Facade of Virginia House
|Location||4301 Sulgrave Rd., Richmond, Virginia|
|Area||8.8 acres (3.6 ha)|
Henry G. Morse (re-creation)|
Charles Gillette (landscape)
William Lawrence Bottomley (1946 addition)
|Architectural style||Classical Revival, Tudor Revival, Flemish|
|NRHP reference #||89001933|
|Added to NRHP||June 13, 1990|
|Designated VLR||June 20, 1989|
The house was constructed from the materials of the sixteenth-century Warwick Priory in Warwickshire, England, and shipped over and reassembled, completed several months before the stock market crash of 1929. Virginia House is in the Tudor architectural style but incorporates a range of designs from other English houses and has modern facilities such as ten baths and central heating.
Virginia House was built by Alexander and Virginia Weddell, salvaging many materials from the Priory and other old English manor houses and adding further elegant English and Spanish antiques, oriental carpets, silks, and silver. Today Virginia House is operated by the Virginia Historical Society as a house museum, although it largely remains as it was in the 1940s during the Weddells' tenancy. Immediately to the west of the property is Agecroft Hall.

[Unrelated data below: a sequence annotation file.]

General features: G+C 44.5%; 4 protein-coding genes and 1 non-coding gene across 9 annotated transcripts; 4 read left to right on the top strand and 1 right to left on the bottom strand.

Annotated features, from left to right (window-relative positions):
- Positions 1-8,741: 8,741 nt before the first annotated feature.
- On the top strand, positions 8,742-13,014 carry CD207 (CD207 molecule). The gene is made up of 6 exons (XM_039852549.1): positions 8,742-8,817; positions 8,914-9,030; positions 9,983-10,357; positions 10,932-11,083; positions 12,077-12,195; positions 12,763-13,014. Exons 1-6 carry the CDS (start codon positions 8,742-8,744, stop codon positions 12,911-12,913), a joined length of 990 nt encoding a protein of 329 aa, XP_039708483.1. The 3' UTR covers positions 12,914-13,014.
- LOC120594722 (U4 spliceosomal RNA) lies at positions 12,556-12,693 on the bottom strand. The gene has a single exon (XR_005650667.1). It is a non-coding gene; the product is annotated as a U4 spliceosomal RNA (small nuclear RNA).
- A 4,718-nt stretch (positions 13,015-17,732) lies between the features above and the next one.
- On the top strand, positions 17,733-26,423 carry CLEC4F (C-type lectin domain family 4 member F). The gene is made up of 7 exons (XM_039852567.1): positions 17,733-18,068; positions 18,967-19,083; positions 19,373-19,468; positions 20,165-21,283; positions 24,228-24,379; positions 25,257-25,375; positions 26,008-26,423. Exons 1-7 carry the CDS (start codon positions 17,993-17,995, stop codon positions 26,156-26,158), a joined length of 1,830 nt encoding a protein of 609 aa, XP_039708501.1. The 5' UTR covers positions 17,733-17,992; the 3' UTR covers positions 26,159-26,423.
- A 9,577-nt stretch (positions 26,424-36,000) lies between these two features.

The façade of Virginia House was originally located on the grounds of the former Augustinian Priory of the Holy Sepulcher of Jerusalem (Warwick Priory) in Warwick, England, founded in 1109. In 1536, at the Dissolution of the Monasteries, the priory was shut down and the land later bought by a politician named Thomas Hawkins alias Fisher, during the reign of Edward VI. Fisher demolished most of the monastic buildings and erected the house which he named "Hawk's Nest," set among gardens. He entertained Elizabeth I at the house. The property was bought in 1709 by Henry Wise, Royal Gardener to Queen Anne. In the mid-nineteenth century, it was purchased by the Lloyds Bank family who put the manor up for sale at auction in 1925.